The new issue of the European Journal of Philosophy includes an article, written by Matthew Shockey (Philosophy, Indiana University-South Bend), that I thought might interest some of you. It’s entitled “Heidegger’s Descartes and Heidegger’s Cartesianism.” To access the essay online, please click here.
Here is the abstract:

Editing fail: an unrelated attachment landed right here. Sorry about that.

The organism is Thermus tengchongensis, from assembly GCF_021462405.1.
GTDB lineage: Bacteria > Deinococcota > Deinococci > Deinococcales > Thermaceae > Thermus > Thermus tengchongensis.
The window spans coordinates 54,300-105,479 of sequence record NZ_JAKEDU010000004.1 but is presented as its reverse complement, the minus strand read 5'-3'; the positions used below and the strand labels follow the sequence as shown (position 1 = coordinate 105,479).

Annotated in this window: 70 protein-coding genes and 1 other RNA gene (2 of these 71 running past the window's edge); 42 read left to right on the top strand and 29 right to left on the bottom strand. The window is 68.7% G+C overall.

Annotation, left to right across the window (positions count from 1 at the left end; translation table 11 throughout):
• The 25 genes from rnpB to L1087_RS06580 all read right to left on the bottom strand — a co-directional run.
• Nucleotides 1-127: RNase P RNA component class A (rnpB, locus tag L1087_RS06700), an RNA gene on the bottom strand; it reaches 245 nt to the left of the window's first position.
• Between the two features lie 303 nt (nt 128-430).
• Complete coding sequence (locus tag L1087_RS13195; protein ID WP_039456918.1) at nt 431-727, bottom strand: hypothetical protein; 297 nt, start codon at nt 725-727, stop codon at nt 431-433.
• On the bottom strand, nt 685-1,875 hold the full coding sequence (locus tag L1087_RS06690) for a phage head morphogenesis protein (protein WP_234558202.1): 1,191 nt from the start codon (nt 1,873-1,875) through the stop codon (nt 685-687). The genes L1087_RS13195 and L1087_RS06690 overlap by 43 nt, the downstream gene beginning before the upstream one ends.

Heidegger’s Sein und Zeit (SZ) is commonly viewed as one of the 20th century’s great anti-Cartesian works, usually because of its attack on the epistemology-driven dualism and mentalism of modern philosophy of mind or its apparent effort to ‘de-center the subject’ in order to privilege being or sociality over the individual. Most who stress one or other of these anti-Cartesian aspects of SZ, however, pay little attention to Heidegger’s own direct engagement with Descartes, apart from the compressed discussion in SZ§§19–21. I here show through a careful reading of Heidegger’s lectures on Descartes from the years immediately preceding SZ that, while he has sharp criticisms of Descartes and certain ‘Cartesian’ aspects of modern philosophy along the lines commonly recognized, he also aims to disclose what he calls the ‘positive possibilities’ in Descartes and the philosophy he inspired. I detail a number of these and then show that they force us to see Heidegger’s own early project as largely unconcerned with dualism and mentalism per se, and much more with questions of the philosophical methodology that gives rise to them. Moreover, I show that a careful reading of Heidegger’s treatment of the cogito makes clear that he is no serious way attempting to ‘de-center the subject’ and that the fundamental question of the ‘analytic of Dasein’ is one that takes Descartes as an immediate jumping off point: how can I articulate what I understand myself to be as the general kind of entity I am, and on what besides me does my being depend?